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11/5/2013 11:34:07 AM
Naples, Fla. – Today The Jackson Laboratory announced that its first medical partner for the new research and education village in Collier County will be the University of South Florida, one of the nation’s fastest-growing biomedical research universities.
Jackson and USF will collaborate on a variety of initiatives to lead the nation toward personalized medicine, in which disease prevention and treatment are based on a person’s unique genetic makeup, or genome. The partnership will result in new research gains and education programs, as well as providing better health care and increased economic opportunities for the citizens of Collier County and Southwest Florida.
“Jackson is an ideal partner for USF,” said Dr. Stephen Klasko, dean of the USF College of Medicine and CEO of USF Health, which consists of USF’s Colleges of Medicine, Nursing and Public Health.
“The Laboratory’s longstanding expertise in mammalian genetics and its cutting-edge genomics research are known around the world,” Dr. Klasko said. “We want to give our students and residents an education that will help them become leaders in the new era of genomics-based personalized medicine. The possibilities for collaboration are limited only by our own imaginations.”
In turn, USF Health’s strong research environment and academic entrepreneurial model will be assets for Jackson, said Charles E. Hewett, PhD, Jackson’s vice president and chief operating officer.
“USF Health looks toward the future of health care,” Dr. Hewett said. “Whether it’s researching the secrets of deadly diseases; helping doctors join the electronic age or teaching surgeons how to use high-tech robots, USF Health keeps pushing the boundaries of medicine forward. As we build our partnership, that forward-thinking philosophy will help us deliver on the promise of personalized medicine.”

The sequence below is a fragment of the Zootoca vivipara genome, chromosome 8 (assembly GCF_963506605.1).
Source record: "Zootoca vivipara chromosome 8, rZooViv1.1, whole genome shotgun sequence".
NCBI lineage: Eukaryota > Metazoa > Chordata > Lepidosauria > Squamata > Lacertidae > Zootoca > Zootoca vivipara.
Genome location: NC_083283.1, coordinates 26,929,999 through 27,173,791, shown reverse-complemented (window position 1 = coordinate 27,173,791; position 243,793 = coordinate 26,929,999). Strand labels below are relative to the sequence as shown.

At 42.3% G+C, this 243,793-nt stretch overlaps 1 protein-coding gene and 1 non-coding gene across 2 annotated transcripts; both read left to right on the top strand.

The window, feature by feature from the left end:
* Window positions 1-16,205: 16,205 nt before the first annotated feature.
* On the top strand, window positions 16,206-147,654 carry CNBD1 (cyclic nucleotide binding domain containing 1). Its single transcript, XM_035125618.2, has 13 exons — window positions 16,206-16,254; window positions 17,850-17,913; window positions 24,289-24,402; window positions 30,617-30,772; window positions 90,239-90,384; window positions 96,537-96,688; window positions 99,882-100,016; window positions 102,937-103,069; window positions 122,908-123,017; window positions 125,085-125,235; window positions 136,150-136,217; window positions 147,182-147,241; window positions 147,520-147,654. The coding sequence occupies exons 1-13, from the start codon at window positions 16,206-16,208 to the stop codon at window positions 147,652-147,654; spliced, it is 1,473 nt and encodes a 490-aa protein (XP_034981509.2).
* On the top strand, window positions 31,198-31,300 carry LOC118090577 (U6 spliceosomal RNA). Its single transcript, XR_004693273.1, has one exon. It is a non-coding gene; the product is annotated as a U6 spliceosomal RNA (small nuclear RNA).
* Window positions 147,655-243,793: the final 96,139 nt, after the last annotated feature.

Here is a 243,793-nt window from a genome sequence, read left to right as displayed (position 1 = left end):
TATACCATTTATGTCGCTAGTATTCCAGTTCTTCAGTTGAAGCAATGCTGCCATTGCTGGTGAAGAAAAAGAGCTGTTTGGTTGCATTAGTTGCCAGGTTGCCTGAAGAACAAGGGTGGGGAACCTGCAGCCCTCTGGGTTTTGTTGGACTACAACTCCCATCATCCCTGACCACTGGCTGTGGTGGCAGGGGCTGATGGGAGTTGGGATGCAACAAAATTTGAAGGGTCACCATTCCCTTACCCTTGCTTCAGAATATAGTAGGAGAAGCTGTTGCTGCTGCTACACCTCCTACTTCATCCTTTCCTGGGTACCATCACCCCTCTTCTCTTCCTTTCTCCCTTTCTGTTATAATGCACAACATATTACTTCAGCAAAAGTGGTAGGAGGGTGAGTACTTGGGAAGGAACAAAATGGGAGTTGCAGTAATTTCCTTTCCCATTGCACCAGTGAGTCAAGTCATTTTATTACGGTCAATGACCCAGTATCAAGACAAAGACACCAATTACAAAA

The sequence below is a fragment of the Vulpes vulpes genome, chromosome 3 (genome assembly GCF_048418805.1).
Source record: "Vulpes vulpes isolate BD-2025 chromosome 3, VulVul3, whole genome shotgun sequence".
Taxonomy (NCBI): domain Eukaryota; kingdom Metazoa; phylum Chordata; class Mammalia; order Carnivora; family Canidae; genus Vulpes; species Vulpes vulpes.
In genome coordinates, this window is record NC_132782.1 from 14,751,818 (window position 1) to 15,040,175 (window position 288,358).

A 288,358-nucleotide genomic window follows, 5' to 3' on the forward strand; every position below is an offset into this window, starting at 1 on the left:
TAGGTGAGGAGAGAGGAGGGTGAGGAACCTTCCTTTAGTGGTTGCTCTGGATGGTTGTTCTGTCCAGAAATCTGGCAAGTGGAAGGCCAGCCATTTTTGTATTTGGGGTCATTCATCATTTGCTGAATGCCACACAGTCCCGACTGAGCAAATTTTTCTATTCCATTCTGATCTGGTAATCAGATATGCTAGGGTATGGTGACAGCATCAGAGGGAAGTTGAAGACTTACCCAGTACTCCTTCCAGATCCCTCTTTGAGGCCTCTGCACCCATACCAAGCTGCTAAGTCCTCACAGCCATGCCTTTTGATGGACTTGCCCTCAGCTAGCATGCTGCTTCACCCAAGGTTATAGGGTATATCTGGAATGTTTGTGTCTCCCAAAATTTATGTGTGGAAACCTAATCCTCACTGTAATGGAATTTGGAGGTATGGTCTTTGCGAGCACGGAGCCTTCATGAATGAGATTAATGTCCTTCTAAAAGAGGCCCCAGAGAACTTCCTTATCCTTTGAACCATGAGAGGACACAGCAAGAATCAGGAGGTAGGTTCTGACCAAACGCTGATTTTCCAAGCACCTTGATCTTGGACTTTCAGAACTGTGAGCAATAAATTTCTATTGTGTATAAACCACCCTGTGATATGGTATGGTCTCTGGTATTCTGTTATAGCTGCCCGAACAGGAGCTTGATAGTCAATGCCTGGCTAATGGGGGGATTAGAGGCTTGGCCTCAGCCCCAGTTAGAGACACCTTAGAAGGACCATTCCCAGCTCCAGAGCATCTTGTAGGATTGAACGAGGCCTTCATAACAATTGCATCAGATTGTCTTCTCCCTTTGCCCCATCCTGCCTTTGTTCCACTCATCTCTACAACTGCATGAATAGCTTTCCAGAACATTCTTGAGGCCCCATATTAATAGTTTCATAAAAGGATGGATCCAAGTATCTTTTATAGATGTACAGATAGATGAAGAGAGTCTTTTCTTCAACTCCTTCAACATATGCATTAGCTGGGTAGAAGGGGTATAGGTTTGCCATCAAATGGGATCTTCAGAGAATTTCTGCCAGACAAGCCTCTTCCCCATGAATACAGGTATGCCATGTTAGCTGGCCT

That promise comes with the power to transform how medicine is delivered today. Imagine a future in which a diagnosis comes with a specialized prescription: a reading of a patient’s genome, and recommendations for how to target medicines and other therapies for a particular individual. Treatments will be more effective and side effects diminished. That’s what Jackson and USF will hope to deliver.
“For physicians and patients to make knowledgeable decisions in the era of personalized medicine, they must be able to access and understand the complex genetic basis of health, disease and medicine,” Dr. Klasko said. “Working together, The Jackson Laboratory and USF have the expertise, experience, leadership and medical and scientific connections to be the definitive source of information on the role of genomics in human health and disease.”
Jackson and USF plan to collaborate in three key areas: research, education and clinical care.
Research. Jackson and USF researchers will collaborate on work in such endeavors as computational biology and bioinformatics; cancer; Alzheimer’s disease and the neurosciences; metabolic diseases; and a host of other diseases. Researchers and clinicians will work together to bring the latest discoveries into clinical practice, with an emphasis on new medicine that is tailored to respond to the individual.
Education. Advancing technologies demand a different kind of education for the next generation of healthcare professionals. USF Health and Jackson are leaders in medical and scientific education. The partnership will lead the way in educating students in medicine, nursing, pharmacy and emerging health professions in the areas of personalized health, pharmacogenomics, and bioinformatics. The partnership also expects to develop continuing medical education programs to help teach doctors and other practicing health professionals about these new areas of medicine.